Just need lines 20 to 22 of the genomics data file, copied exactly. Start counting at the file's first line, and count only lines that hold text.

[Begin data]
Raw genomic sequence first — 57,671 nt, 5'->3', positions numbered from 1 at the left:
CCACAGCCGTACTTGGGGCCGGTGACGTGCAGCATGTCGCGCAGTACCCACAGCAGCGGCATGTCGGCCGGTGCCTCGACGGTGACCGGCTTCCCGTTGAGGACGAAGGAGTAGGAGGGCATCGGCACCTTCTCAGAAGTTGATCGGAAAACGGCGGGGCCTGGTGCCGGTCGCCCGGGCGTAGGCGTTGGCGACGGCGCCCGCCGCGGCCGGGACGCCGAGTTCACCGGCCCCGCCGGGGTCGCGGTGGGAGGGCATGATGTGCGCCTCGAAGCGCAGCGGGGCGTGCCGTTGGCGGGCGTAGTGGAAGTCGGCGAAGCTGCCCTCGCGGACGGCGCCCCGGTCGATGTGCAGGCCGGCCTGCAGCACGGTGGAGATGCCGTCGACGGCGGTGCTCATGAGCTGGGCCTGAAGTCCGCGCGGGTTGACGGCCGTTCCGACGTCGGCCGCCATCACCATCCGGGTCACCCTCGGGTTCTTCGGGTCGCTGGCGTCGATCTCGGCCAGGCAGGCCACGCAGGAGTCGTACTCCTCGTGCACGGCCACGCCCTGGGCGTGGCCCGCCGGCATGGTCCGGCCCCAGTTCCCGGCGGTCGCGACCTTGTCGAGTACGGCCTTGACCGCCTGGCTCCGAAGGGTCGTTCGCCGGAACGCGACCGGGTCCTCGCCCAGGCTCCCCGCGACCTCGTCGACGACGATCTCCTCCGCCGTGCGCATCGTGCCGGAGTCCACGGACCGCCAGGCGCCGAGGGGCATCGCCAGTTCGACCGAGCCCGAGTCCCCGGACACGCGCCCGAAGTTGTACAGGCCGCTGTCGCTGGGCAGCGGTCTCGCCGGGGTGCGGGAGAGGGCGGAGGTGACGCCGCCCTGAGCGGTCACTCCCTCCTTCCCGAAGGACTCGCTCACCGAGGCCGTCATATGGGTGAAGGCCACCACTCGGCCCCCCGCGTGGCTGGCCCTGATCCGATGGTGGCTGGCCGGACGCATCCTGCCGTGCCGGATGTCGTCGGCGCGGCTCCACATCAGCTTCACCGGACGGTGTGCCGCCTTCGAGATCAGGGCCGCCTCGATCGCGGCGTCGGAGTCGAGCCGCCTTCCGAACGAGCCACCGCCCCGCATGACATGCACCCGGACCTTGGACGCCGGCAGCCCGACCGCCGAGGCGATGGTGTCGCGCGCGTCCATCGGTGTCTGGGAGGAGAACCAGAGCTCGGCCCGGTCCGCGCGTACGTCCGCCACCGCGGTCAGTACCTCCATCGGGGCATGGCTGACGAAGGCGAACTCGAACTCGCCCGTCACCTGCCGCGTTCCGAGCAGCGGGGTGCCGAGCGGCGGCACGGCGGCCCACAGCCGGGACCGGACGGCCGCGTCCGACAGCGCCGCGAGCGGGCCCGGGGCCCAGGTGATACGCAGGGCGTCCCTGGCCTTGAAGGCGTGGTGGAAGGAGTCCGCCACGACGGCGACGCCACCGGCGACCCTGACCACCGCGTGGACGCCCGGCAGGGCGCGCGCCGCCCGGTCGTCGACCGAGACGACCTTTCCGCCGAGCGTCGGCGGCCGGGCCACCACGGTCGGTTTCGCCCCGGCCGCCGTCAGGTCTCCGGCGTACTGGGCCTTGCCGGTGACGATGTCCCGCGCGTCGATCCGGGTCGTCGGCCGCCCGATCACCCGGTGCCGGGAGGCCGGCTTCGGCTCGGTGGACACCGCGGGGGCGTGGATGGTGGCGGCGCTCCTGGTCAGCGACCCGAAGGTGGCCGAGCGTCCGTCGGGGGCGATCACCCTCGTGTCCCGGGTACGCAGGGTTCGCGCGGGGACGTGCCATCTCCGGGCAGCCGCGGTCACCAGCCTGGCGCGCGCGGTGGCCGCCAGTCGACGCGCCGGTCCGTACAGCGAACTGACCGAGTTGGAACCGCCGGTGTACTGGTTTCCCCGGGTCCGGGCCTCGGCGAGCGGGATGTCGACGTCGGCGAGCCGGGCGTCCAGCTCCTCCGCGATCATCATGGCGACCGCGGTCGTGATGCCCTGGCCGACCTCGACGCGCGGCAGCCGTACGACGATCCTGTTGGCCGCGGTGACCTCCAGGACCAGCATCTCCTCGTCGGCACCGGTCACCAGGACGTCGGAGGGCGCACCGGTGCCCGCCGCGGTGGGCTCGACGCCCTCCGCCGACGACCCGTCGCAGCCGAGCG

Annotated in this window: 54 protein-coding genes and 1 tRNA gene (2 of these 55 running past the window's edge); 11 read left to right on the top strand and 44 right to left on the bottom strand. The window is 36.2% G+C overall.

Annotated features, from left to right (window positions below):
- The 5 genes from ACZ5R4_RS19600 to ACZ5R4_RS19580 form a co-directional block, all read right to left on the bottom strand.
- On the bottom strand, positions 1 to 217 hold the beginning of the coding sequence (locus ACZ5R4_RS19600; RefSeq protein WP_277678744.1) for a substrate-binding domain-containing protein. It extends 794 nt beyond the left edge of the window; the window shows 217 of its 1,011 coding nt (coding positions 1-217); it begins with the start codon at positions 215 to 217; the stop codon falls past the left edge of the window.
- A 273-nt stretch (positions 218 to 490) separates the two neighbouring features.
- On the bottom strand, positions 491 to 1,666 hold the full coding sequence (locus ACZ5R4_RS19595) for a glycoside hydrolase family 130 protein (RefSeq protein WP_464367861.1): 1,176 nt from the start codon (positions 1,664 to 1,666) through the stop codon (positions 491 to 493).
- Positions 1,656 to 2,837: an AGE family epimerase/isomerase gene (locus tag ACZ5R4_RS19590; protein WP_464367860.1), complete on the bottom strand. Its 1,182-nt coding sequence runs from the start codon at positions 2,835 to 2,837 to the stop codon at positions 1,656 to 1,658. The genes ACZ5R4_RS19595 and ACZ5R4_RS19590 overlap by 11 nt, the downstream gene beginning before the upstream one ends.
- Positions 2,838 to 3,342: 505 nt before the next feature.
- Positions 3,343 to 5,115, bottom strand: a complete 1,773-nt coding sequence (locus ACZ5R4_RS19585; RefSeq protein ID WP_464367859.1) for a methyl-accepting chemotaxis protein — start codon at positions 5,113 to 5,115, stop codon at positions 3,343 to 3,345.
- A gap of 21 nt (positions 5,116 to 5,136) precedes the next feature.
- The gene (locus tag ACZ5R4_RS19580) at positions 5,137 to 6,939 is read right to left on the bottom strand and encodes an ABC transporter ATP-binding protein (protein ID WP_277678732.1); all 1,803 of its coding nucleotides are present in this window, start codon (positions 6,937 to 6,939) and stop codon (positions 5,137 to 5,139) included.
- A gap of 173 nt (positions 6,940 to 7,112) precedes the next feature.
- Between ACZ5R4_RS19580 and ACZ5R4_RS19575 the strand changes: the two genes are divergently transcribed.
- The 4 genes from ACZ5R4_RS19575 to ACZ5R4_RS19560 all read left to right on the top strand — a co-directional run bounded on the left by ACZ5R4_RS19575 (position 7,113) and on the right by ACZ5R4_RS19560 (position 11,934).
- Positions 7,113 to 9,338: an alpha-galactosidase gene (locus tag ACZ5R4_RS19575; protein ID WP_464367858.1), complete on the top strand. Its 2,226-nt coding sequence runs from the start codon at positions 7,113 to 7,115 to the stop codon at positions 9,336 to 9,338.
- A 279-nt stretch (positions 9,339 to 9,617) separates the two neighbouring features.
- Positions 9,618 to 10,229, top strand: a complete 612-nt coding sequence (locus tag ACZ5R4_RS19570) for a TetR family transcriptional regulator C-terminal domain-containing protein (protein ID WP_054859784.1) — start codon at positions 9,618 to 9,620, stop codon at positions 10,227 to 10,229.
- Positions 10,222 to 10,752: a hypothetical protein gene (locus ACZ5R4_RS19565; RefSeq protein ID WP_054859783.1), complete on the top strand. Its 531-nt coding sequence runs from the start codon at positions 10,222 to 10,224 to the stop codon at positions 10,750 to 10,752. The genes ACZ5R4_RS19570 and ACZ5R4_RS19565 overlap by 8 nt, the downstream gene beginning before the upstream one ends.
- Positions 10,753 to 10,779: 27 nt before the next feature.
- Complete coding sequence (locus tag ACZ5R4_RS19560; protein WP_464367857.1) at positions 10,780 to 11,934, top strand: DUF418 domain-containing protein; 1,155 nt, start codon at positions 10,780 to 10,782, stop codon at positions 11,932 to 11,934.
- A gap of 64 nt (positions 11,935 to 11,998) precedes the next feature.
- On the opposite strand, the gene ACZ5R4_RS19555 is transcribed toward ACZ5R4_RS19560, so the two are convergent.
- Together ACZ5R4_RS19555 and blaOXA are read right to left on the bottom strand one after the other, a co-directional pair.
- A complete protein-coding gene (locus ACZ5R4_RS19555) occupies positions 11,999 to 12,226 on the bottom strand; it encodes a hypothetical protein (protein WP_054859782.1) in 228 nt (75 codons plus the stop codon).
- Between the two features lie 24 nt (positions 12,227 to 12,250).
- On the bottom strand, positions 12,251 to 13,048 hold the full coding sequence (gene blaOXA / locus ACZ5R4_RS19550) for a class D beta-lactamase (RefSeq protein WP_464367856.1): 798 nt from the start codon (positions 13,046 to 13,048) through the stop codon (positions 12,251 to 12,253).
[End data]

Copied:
- Positions 10,222 to 10,752: a hypothetical protein gene (locus ACZ5R4_RS19565; RefSeq protein ID WP_054859783.1), complete on the top strand. Its 531-nt coding sequence runs from the start codon at positions 10,222 to 10,224 to the stop codon at positions 10,750 to 10,752. The genes ACZ5R4_RS19570 and ACZ5R4_RS19565 overlap by 8 nt, the downstream gene beginning before the upstream one ends.
- Positions 10,753 to 10,779: 27 nt before the next feature.
- Complete coding sequence (locus tag ACZ5R4_RS19560; protein WP_464367857.1) at positions 10,780 to 11,934, top strand: DUF418 domain-containing protein; 1,155 nt, start codon at positions 10,780 to 10,782, stop codon at positions 11,932 to 11,934.